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What is Co-Design?


At the core of Huddle's approach is a process called co-design. In this overview we delve into its history, methods, and principles, and offer some practical tips on which projects are best suited to co-design.

We live in a world that that is more connected than ever. As the interdependent nature today’s problems becomes recognized, public and private sector organizations are increasingly turning to co-design for structured collaboration.

Intergovernmental units like Denmark’s MindLab and the UK’s Policy Lab have been set up to involve stakeholders in decision-making, from early problem-definition, through to prototyping, testing, and measurement. Still, for many co-design remains a puzzle. What exactly is co-design, what does ‘involvement’ really entail, and which projects are best-suited to co-design?

Collaborative design, or co-design, emerged from Scandinavian participatory design approaches developed in the 1970s and early 1980s. While methods and approaches may differ slightly, like its participatory ancestors co-design advances a few core principles:

•    That those affected by a decision should have a say in its making
•    That all people are inherently creative, they just need the tools
•    Any design process should be inclusive and respectful


Co-Design / Action Research / Experience-Based Design

Those familiar with social sciences research might draw parallels between co-design and action research – both of which emphasize learning by doing and can support community development.

While co-design can be particularly useful at the ‘do’ phase of action research, it does not typically involve research ambitions, and is therefore more outcomes focused. As a design process, it also unsurprisingly relies much more on abductive reasoning and design-based methods than traditional scientific modes of inquiry.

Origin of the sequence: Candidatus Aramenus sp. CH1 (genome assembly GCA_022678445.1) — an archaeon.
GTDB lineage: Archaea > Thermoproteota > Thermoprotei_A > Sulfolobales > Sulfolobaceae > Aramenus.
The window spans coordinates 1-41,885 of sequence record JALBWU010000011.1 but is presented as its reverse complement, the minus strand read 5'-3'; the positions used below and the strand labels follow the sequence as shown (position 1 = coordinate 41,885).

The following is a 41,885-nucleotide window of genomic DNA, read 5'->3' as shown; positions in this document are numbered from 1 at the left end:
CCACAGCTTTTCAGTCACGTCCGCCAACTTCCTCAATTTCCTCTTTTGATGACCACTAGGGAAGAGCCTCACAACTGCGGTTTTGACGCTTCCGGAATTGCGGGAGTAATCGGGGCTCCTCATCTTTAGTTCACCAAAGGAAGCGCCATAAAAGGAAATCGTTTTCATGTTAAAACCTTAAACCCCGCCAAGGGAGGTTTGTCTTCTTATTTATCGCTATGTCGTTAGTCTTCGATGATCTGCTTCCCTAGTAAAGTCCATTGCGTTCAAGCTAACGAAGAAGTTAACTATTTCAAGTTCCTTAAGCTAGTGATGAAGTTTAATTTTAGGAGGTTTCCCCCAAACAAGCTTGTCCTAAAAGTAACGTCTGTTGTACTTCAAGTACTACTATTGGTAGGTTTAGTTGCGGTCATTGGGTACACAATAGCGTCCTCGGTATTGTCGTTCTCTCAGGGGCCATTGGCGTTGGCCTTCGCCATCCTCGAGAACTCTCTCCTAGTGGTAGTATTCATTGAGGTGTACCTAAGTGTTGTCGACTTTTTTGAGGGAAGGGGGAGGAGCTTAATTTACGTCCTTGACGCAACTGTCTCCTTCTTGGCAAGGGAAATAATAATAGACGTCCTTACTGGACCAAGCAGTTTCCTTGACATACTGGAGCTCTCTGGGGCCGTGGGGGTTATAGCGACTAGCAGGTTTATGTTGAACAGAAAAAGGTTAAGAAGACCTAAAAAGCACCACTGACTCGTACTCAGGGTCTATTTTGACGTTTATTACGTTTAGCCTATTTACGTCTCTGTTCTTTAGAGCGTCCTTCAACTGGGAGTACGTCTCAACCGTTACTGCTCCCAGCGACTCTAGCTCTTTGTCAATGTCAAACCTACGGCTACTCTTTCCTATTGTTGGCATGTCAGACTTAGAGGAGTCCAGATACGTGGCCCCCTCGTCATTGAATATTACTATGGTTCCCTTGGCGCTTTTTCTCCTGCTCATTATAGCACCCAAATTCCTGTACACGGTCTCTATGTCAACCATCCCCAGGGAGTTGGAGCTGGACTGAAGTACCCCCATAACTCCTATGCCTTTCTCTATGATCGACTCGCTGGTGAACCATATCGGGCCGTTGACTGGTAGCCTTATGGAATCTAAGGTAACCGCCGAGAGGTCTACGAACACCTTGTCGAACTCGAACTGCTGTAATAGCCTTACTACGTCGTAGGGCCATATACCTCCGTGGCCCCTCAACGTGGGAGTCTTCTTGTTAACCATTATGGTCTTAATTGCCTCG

Another related approach, which even shares part of its name, is experience-based co-design (EBCD). EBCD is a co-design approach created by the UK’s National Health Service and employs its own particular methods (notably video-recorded stories as a way to synthesize insights), and has an explicit focus on improving experiences of care.
 

When is CoDesign Appropriate?

When engaging in a social transformation project, and particularly when addressing issues of equity or access, co-design can be a useful approach. In general, co-design works best when:

•    Your problem isn’t yet clearly defined
•    Your solution or approach isn’t working and you don’t know why
•    You have evidence, but implementation has been/will be a challenge
•    Many stakeholders are involved
•    Each advance competing definitions of value

Because of co-design’s inclusive and democratic nature, it is often touted as an inherently more ethical approach, making it particularly suitable for addressing health equity. 

At its best, co-design makes space for marginalized voices, resulting in solutions that are more culturally relevant, which in-turn can increase trust and social capital – a currency designers, public officials, and private sector organizations will increasingly be expected to trade in.
 

Co-Design & Equity

The ideals of co-design shouldn’t ignore the fact that co-design too, is deeply intertwined with politics of class - who gets to participate in design activities can depend on who has access to the designers and institutions organizing the events, which is largely determined by social factors. Designers and project leaders will need to take that into account, effectively co-designing their co-design projects to reduce harm and exclusion in an iterative process throughout that is open to feedback. Similarly, no two co-design projects will look alike, and while toolkits are useful for introducing co-design methods and concepts, each project approach should be adapted to local knowledge and practice.

Co-design represents a powerful approach to involving communities, but can stand in contrast to many established ‘ways of doing things’, making co-design as much a culture-change project as it is a set of methods.

Knowing where co-design is appropriate, and advocating for it at every opportunity will go a long way to ensuring that when you’re designing for communities, you’re doing right by them.

Want to learn more about co-design? Contact us.